Remind all the groups to keep the following questions in mind:
- What are you going to do/make? (Presentation, PowerPoint, website, video, posters.)
- How will you research it? (Internet, tech tools, library.)
- How will you delegate responsibilities?
- How will you check that your audience has understood the message of your project? What questions will you ask?
Decide on how many lessons are needed to prepare the project and how much will be done in school or at home, depending on the age groups and timing.
Encourage the students to share their work with the rest of the class (or in assembly.)
Tip: Video the different groups sharing their work.
Can assessment also be fun and engaging?
Yes! Here are some tips and suggestions.
- Show the videos you have recorded and ask the students to compare and contrast their knowledge in Lesson 1 and how it developed over the lessons. Encourage them to observe and comment on their success skills.
- Display the photo of the Student Learning Goals poster from Lesson 1. Get the students to self-assess and decide whether they have achieved the goals that were set in Lesson 1. (You may wish to give the students three small pieces of coloured paper: red to represent I understand quite well, orange to represent I understand well and green to represent I understand very well). Ask: Can you identify the different intelligences and say what they mean? Encourage the students to hold up a coloured piece of paper according to how their understanding. (Make a mental note of all red pieces of paper to be ready to give extra help to those students). Check understanding by getting several students to answer the question.
- Get the children to reflect on the learning experience. What have they learned about the different intelligences? How can they their develop weaker points using their strengths to help them? Can they use all eight intelligences inside and outside school? Did they manage to get along well with their classmates? Did they communicate the message of their project so that the audience understood?.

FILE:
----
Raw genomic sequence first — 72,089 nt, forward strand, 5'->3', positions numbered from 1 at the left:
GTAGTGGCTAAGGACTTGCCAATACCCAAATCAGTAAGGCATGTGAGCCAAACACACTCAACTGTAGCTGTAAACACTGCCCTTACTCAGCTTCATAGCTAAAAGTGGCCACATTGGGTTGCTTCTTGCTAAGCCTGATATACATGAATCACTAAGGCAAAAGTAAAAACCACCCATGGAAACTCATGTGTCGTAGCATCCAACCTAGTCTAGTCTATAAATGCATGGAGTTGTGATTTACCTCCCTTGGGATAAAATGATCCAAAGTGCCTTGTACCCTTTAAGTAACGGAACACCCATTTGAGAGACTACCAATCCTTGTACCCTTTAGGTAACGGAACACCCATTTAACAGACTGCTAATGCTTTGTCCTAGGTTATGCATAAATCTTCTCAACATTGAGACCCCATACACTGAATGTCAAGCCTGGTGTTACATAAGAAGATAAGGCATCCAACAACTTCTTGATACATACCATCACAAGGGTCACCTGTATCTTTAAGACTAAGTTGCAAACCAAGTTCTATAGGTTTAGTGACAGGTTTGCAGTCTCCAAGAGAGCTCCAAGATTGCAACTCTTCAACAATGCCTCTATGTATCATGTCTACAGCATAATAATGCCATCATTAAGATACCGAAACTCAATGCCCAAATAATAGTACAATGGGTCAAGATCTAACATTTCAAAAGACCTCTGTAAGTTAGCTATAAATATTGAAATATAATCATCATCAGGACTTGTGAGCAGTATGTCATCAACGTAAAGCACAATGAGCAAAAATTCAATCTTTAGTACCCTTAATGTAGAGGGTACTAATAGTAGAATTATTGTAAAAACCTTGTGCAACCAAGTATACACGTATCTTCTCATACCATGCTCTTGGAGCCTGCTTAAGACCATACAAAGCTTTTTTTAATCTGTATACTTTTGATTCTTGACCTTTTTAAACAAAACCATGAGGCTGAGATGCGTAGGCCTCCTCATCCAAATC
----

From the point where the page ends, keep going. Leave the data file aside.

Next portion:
- Give individual feedback to each student. E.g. Congratulate them on their attitude and effort or identify areas for improvement: “You managed to use vocabulary and language effectively when you shared your project, we understood your message perfectly.” Or “You need to work on being more collaborative.” “You weren’t on task during the project.” “How do you think you can improve that?”
- Ask students to give you feedback on the activities they enjoyed. Get them to draw happy and sad face cards. Go through all the activities and get the students to show a happy or sad face according to whether or not they liked the activity. E.g. Say “Did you like the ‘Find out your smarts’ quiz?” and ask them to hold up the happy or sad face depending if they liked the activity or not.
Create fun lessons to engage all your students keeping this model in mind: traditional activities such as short fun activities and games + Howard Gardner’s model of Multiple Intelligences + PBL (Project Based Learning) + success skills + meaningful assessment. Enjoy the results with your students!
How the Global Scale of English can help
The Global Scale of English (GSE) Learning Objectives for Young Learners provide ready-made learning objectives that can help with planning curriculums and lesson and benchmarking learners’ progress. They are great for young learners because they describe language functions in a granular way, enabling educators to give their learners credit for small achievements. They also clearly show the language functions to target next in order to take learners to the next level.